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Letter from the Editor #490

Oct 14, 2009
 

This past weekend I was in California to serve on a panel discussing insulin protocols in both the hospital and long term care settings. There was a lot of great information on what different hospitals did. It was interesting to hear how the choice of pens or vials was made and whether a hospital had a single brand formulary or open formulary.

There was also discussion as to the differences between patients in the hospital for diabetes related problems or diabetes patients who were there for another illness or problem. At one point the leader of the discussion talked about adding prandial insulin rather than using only a sliding scale to fix elevated glucose levels. The recommendation he made was to give 4 units of rapid insulin at the start of the largest meal and control carbohydrates for the patient. As he went around the room of some 30 medical professionals, there was almost unanimous agreement. When another practitioner and I recommended that we take 3 or 4 meals and do pre and post prandial readings and then decide which meal and how much to give, there was silence in the room.

 

They all assumed that the largest meal would be the one that affected glucose the most, but often that is not true. Often supper is the biggest meal but breakfast has the most carbohydrates with the least amount of digestion slowing protein or fat. Some of the hospitals were actually doing pre and post checking but were not using it this way.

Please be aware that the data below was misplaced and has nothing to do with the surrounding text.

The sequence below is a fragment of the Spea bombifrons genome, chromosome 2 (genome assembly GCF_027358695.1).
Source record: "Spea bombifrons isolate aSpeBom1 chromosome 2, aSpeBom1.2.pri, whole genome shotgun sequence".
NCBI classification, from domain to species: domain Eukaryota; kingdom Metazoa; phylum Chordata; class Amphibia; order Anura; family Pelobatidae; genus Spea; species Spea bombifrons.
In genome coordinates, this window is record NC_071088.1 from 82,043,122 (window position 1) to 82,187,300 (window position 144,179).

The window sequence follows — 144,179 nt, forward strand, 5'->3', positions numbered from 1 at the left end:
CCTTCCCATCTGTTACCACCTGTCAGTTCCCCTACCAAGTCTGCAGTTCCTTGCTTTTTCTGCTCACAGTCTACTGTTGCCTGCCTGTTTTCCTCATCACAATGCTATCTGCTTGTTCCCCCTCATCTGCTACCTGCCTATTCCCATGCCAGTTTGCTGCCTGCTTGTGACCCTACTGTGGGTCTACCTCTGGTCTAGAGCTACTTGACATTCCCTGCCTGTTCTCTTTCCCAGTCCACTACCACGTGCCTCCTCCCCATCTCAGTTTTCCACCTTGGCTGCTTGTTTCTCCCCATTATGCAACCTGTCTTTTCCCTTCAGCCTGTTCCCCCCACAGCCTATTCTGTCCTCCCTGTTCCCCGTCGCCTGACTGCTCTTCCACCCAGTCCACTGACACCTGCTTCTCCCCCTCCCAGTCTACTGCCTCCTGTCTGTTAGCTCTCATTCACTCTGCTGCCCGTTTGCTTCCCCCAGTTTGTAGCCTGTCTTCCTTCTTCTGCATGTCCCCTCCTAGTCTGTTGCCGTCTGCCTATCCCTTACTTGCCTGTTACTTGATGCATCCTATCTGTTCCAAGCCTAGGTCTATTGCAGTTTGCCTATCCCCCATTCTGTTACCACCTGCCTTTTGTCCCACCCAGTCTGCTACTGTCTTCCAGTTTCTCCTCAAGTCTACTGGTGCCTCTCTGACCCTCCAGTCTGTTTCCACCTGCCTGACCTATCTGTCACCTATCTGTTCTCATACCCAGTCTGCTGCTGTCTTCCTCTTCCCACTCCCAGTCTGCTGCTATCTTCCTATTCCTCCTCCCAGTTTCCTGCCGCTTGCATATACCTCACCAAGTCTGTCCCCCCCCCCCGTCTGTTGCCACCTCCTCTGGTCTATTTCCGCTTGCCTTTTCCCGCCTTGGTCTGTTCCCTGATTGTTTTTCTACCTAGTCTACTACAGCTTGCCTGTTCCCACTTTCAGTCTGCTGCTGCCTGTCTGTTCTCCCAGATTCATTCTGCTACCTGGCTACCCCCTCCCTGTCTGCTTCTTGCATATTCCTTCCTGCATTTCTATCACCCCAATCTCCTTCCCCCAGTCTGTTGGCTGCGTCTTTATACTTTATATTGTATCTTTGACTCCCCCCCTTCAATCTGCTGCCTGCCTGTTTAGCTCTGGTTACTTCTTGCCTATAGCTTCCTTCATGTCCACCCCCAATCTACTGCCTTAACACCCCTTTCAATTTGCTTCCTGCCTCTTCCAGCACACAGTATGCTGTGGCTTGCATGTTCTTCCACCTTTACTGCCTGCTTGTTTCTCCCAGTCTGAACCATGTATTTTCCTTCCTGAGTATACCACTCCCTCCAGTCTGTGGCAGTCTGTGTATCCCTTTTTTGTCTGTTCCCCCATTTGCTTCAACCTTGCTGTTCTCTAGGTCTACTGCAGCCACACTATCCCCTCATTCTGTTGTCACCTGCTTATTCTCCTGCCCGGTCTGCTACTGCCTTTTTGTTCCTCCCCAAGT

Maybe we can learn something from this for our patients not in the hospital. On my way to the airport Sunday night it came as no surprise that my limo driver — who was overweight — had diabetes. Conversation ensued and he had been give a meter and told to eat healthy and lose weight. But his clinician never mentioned the connection between his glucose going up and his choices for food affecting this.

You can guess that we had an education class on the way to the airport.

If you want to check out the new data on carbohydrate’s effect on glucose control and why this limo driver had a greater risk of getting diabetes than his daytime co-workers be sure to read Items #4 and #15.

 

Announcements

dLife, October 18, 2009: Jackie Robinson  

The life and legacy of the man who shattered baseball records and racial barriers, but struggled against diabetes – Jackie Robinson. Also, the “All Stars” of diabetes on and off the field; a look at the language of diabetes; and the facts on an important women’s health issue that could be affecting you. Sundays on CNBC at 7 PM ET, 6 PM CT, and 4 PM PT.

 

TCOYD Diabetes Conference, October 24 in San Diego, CA, and November 21, in Albuquerque, New Mexico

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We can make a difference!

 

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Check out this week’s “Test Your Diabetes Knowledge” question.

Dave Joffe, Editor-in-chief